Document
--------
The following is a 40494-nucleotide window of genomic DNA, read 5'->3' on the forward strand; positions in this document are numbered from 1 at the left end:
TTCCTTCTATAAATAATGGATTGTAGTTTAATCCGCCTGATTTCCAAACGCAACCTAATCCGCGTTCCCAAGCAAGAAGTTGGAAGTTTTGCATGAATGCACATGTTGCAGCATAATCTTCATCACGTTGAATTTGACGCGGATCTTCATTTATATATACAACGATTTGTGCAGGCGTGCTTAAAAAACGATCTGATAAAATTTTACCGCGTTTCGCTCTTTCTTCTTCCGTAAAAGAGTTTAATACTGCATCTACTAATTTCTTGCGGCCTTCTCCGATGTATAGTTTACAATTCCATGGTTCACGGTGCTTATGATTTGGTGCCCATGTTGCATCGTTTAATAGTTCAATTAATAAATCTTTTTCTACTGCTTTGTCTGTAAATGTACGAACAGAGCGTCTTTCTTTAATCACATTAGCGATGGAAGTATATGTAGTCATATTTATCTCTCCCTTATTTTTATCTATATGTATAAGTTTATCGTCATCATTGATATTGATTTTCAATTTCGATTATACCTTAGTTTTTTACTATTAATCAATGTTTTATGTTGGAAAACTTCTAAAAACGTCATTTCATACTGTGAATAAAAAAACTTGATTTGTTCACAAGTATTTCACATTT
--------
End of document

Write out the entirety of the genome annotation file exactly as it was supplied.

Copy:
The following is a 40494-nucleotide window of genomic DNA, read 5'->3' on the forward strand; positions in this document are numbered from 1 at the left end:
TTCCTTCTATAAATAATGGATTGTAGTTTAATCCGCCTGATTTCCAAACGCAACCTAATCCGCGTTCCCAAGCAAGAAGTTGGAAGTTTTGCATGAATGCACATGTTGCAGCATAATCTTCATCACGTTGAATTTGACGCGGATCTTCATTTATATATACAACGATTTGTGCAGGCGTGCTTAAAAAACGATCTGATAAAATTTTACCGCGTTTCGCTCTTTCTTCTTCCGTAAAAGAGTTTAATACTGCATCTACTAATTTCTTGCGGCCTTCTCCGATGTATAGTTTACAATTCCATGGTTCACGGTGCTTATGATTTGGTGCCCATGTTGCATCGTTTAATAGTTCAATTAATAAATCTTTTTCTACTGCTTTGTCTGTAAATGTACGAACAGAGCGTCTTTCTTTAATCACATTAGCGATGGAAGTATATGTAGTCATATTTATCTCTCCCTTATTTTTATCTATATGTATAAGTTTATCGTCATCATTGATATTGATTTTCAATTTCGATTATACCTTAGTTTTTTACTATTAATCAATGTTTTATGTTGGAAAACTTCTAAAAACGTCATTTCATACTGTGAATAAAAAAACTTGATTTGTTCACAAGTATTTCACATTT